If they’re adopting or are the partner of a person giving birth, their leave can start from the day of adoption or birth.
Special maternity leave
If an employee is eligible for unpaid maternity leave, they may also be entitled to special maternity leave in the following situations:
- They’re suffering from a pregnancy-related illness.
- Their pregnancy ends after twelve weeks or more due to miscarriage, stillbirth, or termination for medical reasons (for example, if carrying to term would be life-threatening for mother or child).
If they take special maternity leave due to a pregnancy-related illness, special leave will end when either the pregnancy or the illness ends—whichever comes first.
If they’re granted special maternity leave due to miscarriage, stillbirth, or termination, they have the right to remain on leave until they’re fit to work.
A safe job and no safe job leave
A pregnant employee has the right to be moved into a “safe job” if their regular role is deemed unsafe during pregnancy. This applies to all pregnant employees, regardless of their status or how long they’ve worked for the company. If no safe job is available, they’ll be entitled to no safe job leave.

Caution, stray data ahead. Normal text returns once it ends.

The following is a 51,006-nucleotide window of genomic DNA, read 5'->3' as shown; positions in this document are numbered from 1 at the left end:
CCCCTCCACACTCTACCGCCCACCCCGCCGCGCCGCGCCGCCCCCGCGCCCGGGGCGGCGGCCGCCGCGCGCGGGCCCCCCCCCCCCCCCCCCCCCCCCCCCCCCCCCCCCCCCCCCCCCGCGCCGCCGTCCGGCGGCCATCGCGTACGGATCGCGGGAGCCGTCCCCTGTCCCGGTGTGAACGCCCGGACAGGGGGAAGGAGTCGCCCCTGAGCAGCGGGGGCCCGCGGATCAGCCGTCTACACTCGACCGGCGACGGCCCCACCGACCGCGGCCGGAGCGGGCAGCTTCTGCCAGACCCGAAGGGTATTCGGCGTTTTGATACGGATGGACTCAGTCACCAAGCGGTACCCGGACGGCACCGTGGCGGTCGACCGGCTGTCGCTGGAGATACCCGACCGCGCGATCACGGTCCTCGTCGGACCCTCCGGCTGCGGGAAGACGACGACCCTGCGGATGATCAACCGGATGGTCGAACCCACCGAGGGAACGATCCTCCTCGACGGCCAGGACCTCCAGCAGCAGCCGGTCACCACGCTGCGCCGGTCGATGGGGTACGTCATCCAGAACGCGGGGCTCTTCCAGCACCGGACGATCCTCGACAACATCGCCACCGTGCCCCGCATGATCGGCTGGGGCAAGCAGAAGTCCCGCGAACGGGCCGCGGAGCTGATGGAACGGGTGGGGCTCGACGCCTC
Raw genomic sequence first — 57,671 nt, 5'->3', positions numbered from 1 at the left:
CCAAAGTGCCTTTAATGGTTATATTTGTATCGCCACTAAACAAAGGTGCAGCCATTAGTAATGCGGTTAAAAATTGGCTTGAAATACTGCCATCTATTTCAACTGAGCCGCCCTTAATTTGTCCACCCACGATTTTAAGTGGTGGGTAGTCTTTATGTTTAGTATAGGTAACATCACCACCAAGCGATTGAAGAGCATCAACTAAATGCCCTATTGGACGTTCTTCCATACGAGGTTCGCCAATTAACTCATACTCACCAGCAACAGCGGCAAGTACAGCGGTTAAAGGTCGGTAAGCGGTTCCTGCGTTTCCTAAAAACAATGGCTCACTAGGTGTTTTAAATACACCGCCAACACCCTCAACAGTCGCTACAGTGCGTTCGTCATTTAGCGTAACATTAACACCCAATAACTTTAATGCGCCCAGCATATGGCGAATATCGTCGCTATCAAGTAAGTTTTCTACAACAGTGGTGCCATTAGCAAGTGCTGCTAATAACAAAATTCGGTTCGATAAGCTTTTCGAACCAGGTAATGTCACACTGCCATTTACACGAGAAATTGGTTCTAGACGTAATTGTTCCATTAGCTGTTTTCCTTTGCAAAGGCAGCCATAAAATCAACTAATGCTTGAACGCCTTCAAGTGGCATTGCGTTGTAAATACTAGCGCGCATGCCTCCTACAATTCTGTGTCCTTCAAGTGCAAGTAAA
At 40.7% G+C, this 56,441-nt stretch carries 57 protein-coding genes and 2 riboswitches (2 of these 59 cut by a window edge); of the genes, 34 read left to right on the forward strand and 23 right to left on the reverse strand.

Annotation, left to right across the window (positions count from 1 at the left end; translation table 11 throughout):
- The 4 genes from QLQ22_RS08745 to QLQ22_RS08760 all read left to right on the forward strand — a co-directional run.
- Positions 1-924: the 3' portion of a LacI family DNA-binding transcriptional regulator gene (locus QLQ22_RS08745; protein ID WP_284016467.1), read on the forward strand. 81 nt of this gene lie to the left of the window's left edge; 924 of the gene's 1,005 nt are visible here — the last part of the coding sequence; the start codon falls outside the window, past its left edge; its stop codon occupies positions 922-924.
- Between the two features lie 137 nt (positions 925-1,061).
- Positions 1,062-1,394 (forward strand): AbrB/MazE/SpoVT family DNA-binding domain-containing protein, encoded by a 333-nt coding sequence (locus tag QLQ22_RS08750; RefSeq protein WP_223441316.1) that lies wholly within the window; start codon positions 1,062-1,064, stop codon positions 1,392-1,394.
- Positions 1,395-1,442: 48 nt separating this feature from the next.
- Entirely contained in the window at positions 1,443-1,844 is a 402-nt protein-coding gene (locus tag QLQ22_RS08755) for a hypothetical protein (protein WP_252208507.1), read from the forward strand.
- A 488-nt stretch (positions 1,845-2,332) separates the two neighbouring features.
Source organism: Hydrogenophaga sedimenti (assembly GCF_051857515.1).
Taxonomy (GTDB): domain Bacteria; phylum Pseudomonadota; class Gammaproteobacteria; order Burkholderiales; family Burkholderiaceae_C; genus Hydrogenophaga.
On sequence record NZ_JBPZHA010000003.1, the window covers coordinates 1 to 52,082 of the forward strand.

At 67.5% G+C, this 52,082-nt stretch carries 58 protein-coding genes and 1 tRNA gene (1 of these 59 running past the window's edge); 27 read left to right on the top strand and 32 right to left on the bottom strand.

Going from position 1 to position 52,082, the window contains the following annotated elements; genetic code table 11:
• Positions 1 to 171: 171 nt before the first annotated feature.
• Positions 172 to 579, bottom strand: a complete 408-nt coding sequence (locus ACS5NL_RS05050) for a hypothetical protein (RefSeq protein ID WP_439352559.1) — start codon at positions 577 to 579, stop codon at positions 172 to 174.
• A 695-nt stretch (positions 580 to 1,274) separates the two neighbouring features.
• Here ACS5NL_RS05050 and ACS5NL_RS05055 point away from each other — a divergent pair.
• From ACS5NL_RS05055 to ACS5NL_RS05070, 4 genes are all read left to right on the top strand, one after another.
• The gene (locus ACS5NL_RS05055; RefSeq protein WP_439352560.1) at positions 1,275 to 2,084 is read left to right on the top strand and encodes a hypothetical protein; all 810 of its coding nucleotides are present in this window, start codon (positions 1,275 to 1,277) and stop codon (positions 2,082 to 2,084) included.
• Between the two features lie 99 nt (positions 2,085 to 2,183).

If the employee moves into a safe job position while pregnant, they’ll receive the same salary, working hours, and other benefits they received in their regular role. They may stay in the safe role until it’s safe to return to their normal position or until they give birth and return to work.
Considering parental leave on a global scale
Australia is considered one of the more progressive countries when it comes to parental leave, granting more flexibility to both parents. If you’re considering expanding your team across borders, it’s important that you have parental leave policies in place for every country where you hire. Australia’s approach to parental leave serves as a great example of how you can structure your parental leave policy.
Check out our Australia hiring guide for more on how to hire and pay employees in Australia.
Oyster is a global employment platform designed to enable visionary HR leaders to find, hire, pay, manage, develop, and take care of a thriving distributed workforce. Oyster lets growing companies give valued international team members the experience they deserve, without the usual headaches and expense.